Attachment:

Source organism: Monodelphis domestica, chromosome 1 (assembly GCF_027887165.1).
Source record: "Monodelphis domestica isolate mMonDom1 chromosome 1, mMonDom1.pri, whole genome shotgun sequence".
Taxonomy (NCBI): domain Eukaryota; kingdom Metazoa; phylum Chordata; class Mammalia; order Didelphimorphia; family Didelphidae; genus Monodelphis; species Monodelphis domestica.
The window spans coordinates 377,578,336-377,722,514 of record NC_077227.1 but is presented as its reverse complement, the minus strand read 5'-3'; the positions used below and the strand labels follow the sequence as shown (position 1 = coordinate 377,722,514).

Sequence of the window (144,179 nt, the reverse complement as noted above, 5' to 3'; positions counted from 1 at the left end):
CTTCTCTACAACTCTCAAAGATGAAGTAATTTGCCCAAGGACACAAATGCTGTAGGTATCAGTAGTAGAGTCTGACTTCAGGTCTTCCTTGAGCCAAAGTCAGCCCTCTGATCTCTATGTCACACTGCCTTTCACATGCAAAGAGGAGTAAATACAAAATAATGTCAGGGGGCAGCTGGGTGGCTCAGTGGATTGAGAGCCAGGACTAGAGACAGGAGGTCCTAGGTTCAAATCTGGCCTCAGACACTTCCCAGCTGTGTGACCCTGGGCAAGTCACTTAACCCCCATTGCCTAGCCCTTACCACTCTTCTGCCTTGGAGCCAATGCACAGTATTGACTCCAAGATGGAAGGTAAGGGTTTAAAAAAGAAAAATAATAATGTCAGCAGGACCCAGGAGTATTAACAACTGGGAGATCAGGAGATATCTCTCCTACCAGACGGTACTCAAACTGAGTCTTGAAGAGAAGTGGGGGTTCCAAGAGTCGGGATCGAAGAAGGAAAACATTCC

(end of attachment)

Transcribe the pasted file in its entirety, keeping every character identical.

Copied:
Source organism: Monodelphis domestica, chromosome 1 (assembly GCF_027887165.1).
Source record: "Monodelphis domestica isolate mMonDom1 chromosome 1, mMonDom1.pri, whole genome shotgun sequence".
Taxonomy (NCBI): domain Eukaryota; kingdom Metazoa; phylum Chordata; class Mammalia; order Didelphimorphia; family Didelphidae; genus Monodelphis; species Monodelphis domestica.
The window spans coordinates 377,578,336-377,722,514 of record NC_077227.1 but is presented as its reverse complement, the minus strand read 5'-3'; the positions used below and the strand labels follow the sequence as shown (position 1 = coordinate 377,722,514).

Sequence of the window (144,179 nt, the reverse complement as noted above, 5' to 3'; positions counted from 1 at the left end):
CTTCTCTACAACTCTCAAAGATGAAGTAATTTGCCCAAGGACACAAATGCTGTAGGTATCAGTAGTAGAGTCTGACTTCAGGTCTTCCTTGAGCCAAAGTCAGCCCTCTGATCTCTATGTCACACTGCCTTTCACATGCAAAGAGGAGTAAATACAAAATAATGTCAGGGGGCAGCTGGGTGGCTCAGTGGATTGAGAGCCAGGACTAGAGACAGGAGGTCCTAGGTTCAAATCTGGCCTCAGACACTTCCCAGCTGTGTGACCCTGGGCAAGTCACTTAACCCCCATTGCCTAGCCCTTACCACTCTTCTGCCTTGGAGCCAATGCACAGTATTGACTCCAAGATGGAAGGTAAGGGTTTAAAAAAGAAAAATAATAATGTCAGCAGGACCCAGGAGTATTAACAACTGGGAGATCAGGAGATATCTCTCCTACCAGACGGTACTCAAACTGAGTCTTGAAGAGAAGTGGGGGTTCCAAGAGTCGGGATCGAAGAAGGAAAACATTCC